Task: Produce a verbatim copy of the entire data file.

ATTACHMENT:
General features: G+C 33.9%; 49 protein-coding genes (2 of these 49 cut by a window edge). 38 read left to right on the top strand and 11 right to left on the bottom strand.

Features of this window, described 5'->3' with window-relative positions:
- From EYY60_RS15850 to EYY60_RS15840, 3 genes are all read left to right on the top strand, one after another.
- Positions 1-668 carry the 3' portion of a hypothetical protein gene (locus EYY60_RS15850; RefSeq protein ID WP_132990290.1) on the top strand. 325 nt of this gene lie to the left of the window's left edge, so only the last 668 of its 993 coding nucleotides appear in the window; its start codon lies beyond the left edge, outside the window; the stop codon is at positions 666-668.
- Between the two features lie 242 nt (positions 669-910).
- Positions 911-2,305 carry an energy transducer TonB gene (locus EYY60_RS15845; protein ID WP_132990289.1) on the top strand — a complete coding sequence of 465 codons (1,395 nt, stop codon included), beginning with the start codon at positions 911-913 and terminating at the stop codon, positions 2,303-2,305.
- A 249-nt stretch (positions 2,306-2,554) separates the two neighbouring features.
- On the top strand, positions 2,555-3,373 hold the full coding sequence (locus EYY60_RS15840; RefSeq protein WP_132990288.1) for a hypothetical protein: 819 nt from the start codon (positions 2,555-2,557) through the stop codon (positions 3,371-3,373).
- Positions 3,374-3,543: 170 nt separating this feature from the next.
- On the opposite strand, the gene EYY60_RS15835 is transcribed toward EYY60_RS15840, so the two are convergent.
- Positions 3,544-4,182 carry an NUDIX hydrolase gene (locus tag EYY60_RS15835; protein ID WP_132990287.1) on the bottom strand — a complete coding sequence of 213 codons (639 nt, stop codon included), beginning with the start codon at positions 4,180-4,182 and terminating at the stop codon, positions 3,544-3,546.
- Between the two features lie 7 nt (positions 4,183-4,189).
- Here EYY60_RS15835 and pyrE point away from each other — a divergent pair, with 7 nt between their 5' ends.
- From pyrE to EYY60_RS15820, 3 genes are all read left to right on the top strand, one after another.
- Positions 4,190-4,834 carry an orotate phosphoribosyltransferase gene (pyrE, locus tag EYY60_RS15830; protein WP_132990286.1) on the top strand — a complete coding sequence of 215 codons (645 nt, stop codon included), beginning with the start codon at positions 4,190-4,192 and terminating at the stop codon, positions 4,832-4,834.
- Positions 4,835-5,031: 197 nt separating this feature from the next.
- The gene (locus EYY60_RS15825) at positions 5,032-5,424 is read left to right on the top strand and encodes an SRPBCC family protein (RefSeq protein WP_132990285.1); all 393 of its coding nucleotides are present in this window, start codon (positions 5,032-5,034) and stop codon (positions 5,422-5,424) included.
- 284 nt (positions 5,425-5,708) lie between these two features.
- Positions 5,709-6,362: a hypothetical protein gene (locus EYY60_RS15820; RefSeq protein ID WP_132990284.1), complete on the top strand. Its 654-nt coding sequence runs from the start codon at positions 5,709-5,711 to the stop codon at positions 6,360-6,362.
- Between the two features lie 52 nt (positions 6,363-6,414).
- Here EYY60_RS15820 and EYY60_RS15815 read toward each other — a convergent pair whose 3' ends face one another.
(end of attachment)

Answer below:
General features: G+C 33.9%; 49 protein-coding genes (2 of these 49 cut by a window edge). 38 read left to right on the top strand and 11 right to left on the bottom strand.

Features of this window, described 5'->3' with window-relative positions:
- From EYY60_RS15850 to EYY60_RS15840, 3 genes are all read left to right on the top strand, one after another.
- Positions 1-668 carry the 3' portion of a hypothetical protein gene (locus EYY60_RS15850; RefSeq protein ID WP_132990290.1) on the top strand. 325 nt of this gene lie to the left of the window's left edge, so only the last 668 of its 993 coding nucleotides appear in the window; its start codon lies beyond the left edge, outside the window; the stop codon is at positions 666-668.
- Between the two features lie 242 nt (positions 669-910).
- Positions 911-2,305 carry an energy transducer TonB gene (locus EYY60_RS15845; protein ID WP_132990289.1) on the top strand — a complete coding sequence of 465 codons (1,395 nt, stop codon included), beginning with the start codon at positions 911-913 and terminating at the stop codon, positions 2,303-2,305.
- A 249-nt stretch (positions 2,306-2,554) separates the two neighbouring features.
- On the top strand, positions 2,555-3,373 hold the full coding sequence (locus EYY60_RS15840; RefSeq protein WP_132990288.1) for a hypothetical protein: 819 nt from the start codon (positions 2,555-2,557) through the stop codon (positions 3,371-3,373).
- Positions 3,374-3,543: 170 nt separating this feature from the next.
- On the opposite strand, the gene EYY60_RS15835 is transcribed toward EYY60_RS15840, so the two are convergent.
- Positions 3,544-4,182 carry an NUDIX hydrolase gene (locus tag EYY60_RS15835; protein ID WP_132990287.1) on the bottom strand — a complete coding sequence of 213 codons (639 nt, stop codon included), beginning with the start codon at positions 4,180-4,182 and terminating at the stop codon, positions 3,544-3,546.
- Between the two features lie 7 nt (positions 4,183-4,189).
- Here EYY60_RS15835 and pyrE point away from each other — a divergent pair, with 7 nt between their 5' ends.
- From pyrE to EYY60_RS15820, 3 genes are all read left to right on the top strand, one after another.
- Positions 4,190-4,834 carry an orotate phosphoribosyltransferase gene (pyrE, locus tag EYY60_RS15830; protein WP_132990286.1) on the top strand — a complete coding sequence of 215 codons (645 nt, stop codon included), beginning with the start codon at positions 4,190-4,192 and terminating at the stop codon, positions 4,832-4,834.
- Positions 4,835-5,031: 197 nt separating this feature from the next.
- The gene (locus EYY60_RS15825) at positions 5,032-5,424 is read left to right on the top strand and encodes an SRPBCC family protein (RefSeq protein WP_132990285.1); all 393 of its coding nucleotides are present in this window, start codon (positions 5,032-5,034) and stop codon (positions 5,422-5,424) included.
- 284 nt (positions 5,425-5,708) lie between these two features.
- Positions 5,709-6,362: a hypothetical protein gene (locus EYY60_RS15820; RefSeq protein ID WP_132990284.1), complete on the top strand. Its 654-nt coding sequence runs from the start codon at positions 5,709-5,711 to the stop codon at positions 6,360-6,362.
- Between the two features lie 52 nt (positions 6,363-6,414).
- Here EYY60_RS15820 and EYY60_RS15815 read toward each other — a convergent pair whose 3' ends face one another.